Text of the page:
Several methods exist for measuring reverb time. An impulse can be measured by creating a sufficiently loud noise (which must have a defined cut-off point). Impulse noise sources such as a blank pistol shot or balloon burst may be used to measure the impulse response of a room.
Alternatively, a random noise signal such as pink noise or white noise may be generated through a loudspeaker, and then turned off. This is known as the interrupted method, and the measured result is known as the interrupted response.
A two-port measurement system can also be used to measure noise introduced into a space and compare it to what is subsequently measured in the space. Consider sound reproduced by a loudspeaker into a room. A recording of the sound in the room can be made and compared to what was sent to the loudspeaker. The two signals can be compared mathematically. This two port measurement system utilizes a Fourier transform to mathematically derive the impulse response of the room. From the impulse response, the reverberation time can be calculated. Using a two port system allows reverberation time to be measured with signals other than loud impulses. Music or recordings of other sound can be used. This allows measurements to be taken in a room after the audience is present.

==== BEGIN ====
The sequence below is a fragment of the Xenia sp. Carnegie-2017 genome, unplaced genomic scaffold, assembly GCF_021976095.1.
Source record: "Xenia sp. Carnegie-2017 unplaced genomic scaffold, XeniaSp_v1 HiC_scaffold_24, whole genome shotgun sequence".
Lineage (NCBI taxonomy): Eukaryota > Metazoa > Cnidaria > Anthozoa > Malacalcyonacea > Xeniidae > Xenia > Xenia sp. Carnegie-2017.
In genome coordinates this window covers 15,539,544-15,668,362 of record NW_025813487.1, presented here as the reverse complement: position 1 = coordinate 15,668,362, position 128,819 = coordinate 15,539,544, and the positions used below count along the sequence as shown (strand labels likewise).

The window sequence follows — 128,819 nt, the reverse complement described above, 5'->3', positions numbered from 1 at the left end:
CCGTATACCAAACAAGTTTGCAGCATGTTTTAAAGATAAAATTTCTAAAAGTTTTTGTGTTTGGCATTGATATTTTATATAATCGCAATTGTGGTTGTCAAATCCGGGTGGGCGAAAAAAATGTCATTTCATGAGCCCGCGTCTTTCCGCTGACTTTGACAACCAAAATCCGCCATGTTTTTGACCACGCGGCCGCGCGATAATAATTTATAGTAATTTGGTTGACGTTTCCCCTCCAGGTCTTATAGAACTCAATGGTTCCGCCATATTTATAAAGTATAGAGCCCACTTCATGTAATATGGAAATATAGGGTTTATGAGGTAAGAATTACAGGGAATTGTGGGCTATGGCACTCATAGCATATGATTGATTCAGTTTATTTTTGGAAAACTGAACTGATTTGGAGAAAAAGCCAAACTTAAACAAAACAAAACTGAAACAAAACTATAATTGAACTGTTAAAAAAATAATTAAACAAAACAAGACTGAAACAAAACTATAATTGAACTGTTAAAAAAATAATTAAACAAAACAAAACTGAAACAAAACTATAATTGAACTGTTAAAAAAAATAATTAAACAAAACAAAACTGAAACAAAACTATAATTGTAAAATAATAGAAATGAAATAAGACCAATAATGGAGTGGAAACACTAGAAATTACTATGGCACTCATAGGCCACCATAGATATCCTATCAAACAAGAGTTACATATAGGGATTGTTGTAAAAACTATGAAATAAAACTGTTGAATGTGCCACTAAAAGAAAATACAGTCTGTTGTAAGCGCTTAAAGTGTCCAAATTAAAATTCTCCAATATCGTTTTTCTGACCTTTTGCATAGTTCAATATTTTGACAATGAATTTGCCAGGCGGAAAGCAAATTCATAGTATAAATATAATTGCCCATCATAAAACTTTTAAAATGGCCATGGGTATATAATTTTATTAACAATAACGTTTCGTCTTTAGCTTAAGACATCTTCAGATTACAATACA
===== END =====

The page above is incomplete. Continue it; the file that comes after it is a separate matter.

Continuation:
Reverberation time is usually stated as a decay time and is measured in seconds. There may or may not be any statement of the frequency band used in the measurement. Decay time is the time it takes the signal to diminish 60 dB below the original sound. It is often difficult to inject enough sound into the room to measure a decay of 60 dB, particularly at lower frequencies. If the decay is linear, it is sufficient to measure a drop of 20 dB and multiply the time by 3, or a drop of 30 dB and multiply the time by 2. These are the so-called T20 and T30 measurement methods.
The concept of Reverberation Time implicitly supposes that the decay rate of the sound is exponential, so that the sound level diminishes regularly, at a rate of so many dB per second. It is not often the case in real rooms, depending on the disposition of reflective, dispersive and absorbing surfaces. Moreover, successive measurement of the sound level often yields very different results, as differences in phase in the exciting sound build up in notably different sound waves. In 1965, Manfred R. Schroeder published "A new method of Measuring Reverberation Time" in the Journal of the Acoustical Society of America. He proposed to measure, not the power of the sound, but the energy, by integrating it. This made it possible to show the variation in the rate of decay and to free acousticians from the necessity of averaging many measurements.
A performer or a producer of live or recorded music often induces reverberation in a work. Several systems have been developed to produce or to simulate reverberation.
The first reverb effects created for recordings used a real physical space as a natural echo chamber. A loudspeaker would play the sound, and then a microphone would pick it up again, including the effects of reverb. Although this is still a common technique, it requires a dedicated soundproofed room, and varying the reverb time is difficult.